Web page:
Learn about the experience of a conscientious objector (CO) to the Vietnam War, from the process of becoming a CO to the impact of the decision on family and friends, in Lesson Four of Vietnam War Oral History Lesson Plans.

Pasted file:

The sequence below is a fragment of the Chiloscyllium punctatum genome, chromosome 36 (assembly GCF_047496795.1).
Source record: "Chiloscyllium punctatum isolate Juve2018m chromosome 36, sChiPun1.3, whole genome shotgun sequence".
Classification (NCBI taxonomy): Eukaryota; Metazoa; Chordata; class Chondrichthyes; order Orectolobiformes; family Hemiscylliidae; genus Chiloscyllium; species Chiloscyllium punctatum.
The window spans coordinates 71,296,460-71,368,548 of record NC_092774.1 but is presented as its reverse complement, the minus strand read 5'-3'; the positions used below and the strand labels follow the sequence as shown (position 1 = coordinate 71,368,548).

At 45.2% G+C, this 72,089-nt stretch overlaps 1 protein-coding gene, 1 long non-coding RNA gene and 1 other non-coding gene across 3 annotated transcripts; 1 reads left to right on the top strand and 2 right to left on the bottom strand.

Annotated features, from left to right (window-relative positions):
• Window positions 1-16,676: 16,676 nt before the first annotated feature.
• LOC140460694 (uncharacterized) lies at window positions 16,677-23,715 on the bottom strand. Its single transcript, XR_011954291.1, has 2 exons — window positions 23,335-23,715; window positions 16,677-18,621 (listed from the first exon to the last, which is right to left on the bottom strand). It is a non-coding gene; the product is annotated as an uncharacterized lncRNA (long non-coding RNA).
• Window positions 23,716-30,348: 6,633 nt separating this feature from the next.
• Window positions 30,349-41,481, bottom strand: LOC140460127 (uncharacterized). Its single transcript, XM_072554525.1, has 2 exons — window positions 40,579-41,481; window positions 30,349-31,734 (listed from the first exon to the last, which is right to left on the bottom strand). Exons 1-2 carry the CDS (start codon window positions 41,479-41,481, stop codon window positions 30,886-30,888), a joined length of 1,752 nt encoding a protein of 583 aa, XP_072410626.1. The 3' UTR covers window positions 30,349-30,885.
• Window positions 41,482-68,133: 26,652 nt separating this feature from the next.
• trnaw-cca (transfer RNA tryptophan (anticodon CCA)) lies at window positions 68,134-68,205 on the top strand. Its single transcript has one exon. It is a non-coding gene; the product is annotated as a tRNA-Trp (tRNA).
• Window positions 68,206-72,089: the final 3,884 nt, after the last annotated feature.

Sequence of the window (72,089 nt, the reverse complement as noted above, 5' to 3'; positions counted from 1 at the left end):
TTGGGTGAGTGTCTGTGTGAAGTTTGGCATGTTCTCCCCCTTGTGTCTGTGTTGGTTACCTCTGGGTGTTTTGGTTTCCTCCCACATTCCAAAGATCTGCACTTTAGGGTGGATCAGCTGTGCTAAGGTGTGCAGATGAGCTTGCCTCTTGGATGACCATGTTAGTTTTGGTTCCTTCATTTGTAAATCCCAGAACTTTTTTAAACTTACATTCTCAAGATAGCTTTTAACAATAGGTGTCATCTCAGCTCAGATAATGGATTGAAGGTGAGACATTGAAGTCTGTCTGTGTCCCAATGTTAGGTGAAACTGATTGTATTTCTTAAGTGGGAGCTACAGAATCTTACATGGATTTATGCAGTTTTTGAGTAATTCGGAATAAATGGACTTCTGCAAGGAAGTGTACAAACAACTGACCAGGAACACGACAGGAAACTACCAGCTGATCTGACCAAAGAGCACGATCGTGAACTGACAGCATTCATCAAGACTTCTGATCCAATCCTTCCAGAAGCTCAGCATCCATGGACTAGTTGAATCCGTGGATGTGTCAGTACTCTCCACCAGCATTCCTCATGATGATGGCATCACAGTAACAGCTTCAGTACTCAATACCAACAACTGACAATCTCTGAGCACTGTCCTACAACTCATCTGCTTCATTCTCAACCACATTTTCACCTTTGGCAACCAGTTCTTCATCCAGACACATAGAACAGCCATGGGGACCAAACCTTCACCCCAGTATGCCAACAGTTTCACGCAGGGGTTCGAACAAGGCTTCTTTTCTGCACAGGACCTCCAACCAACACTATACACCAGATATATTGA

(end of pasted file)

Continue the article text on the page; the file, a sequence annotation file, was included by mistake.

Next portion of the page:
When he turned 18 years old, Thomas Boaz of Decatur, Illinois, was obligated by law to register for the draft. He was living in Germany at the time as an exchange student. He went to the Consulate General of the United States in Munich and registered as a "noncombatant conscientious objector." As he waited to be drafted, he wrote a letter home telling his parents what he had done. Timothy Kendall was raised in Richmond, Virginia and is the oldest of 13 children. He grew up with very little money, but he managed to attend the University of Notre Dame in Indiana through scholarships and loans. While at Notre Dame, he took courses on the philosophy of nonviolence and learned more about the Vietnam War and the draft. By the time he was a junior, Kendall decided the draft and war were unethical and he refused to register and was in violation of the law. Committed to pacifism, he turned himself in to authorities and spent two years in prison.